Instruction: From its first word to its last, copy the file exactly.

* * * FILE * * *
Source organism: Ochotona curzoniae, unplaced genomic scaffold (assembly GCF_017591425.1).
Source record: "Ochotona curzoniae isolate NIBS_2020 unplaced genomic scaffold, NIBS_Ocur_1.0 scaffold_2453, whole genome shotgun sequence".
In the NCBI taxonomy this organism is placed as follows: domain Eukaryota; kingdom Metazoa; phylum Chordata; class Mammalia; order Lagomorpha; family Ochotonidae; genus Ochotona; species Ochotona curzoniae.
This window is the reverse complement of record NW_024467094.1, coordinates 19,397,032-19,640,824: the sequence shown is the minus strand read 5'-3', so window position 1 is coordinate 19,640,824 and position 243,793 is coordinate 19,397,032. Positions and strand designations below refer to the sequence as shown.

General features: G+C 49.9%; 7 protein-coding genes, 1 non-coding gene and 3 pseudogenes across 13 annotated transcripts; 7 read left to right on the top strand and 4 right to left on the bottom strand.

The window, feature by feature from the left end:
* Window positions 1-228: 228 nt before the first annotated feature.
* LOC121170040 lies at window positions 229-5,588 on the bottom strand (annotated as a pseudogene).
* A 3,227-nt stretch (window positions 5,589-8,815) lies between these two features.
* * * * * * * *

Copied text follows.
Source organism: Ochotona curzoniae, unplaced genomic scaffold (assembly GCF_017591425.1).
Source record: "Ochotona curzoniae isolate NIBS_2020 unplaced genomic scaffold, NIBS_Ocur_1.0 scaffold_2453, whole genome shotgun sequence".
In the NCBI taxonomy this organism is placed as follows: domain Eukaryota; kingdom Metazoa; phylum Chordata; class Mammalia; order Lagomorpha; family Ochotonidae; genus Ochotona; species Ochotona curzoniae.
This window is the reverse complement of record NW_024467094.1, coordinates 19,397,032-19,640,824: the sequence shown is the minus strand read 5'-3', so window position 1 is coordinate 19,640,824 and position 243,793 is coordinate 19,397,032. Positions and strand designations below refer to the sequence as shown.

General features: G+C 49.9%; 7 protein-coding genes, 1 non-coding gene and 3 pseudogenes across 13 annotated transcripts; 7 read left to right on the top strand and 4 right to left on the bottom strand.

The window, feature by feature from the left end:
* Window positions 1-228: 228 nt before the first annotated feature.
* LOC121170040 lies at window positions 229-5,588 on the bottom strand (annotated as a pseudogene).
* A 3,227-nt stretch (window positions 5,589-8,815) lies between these two features.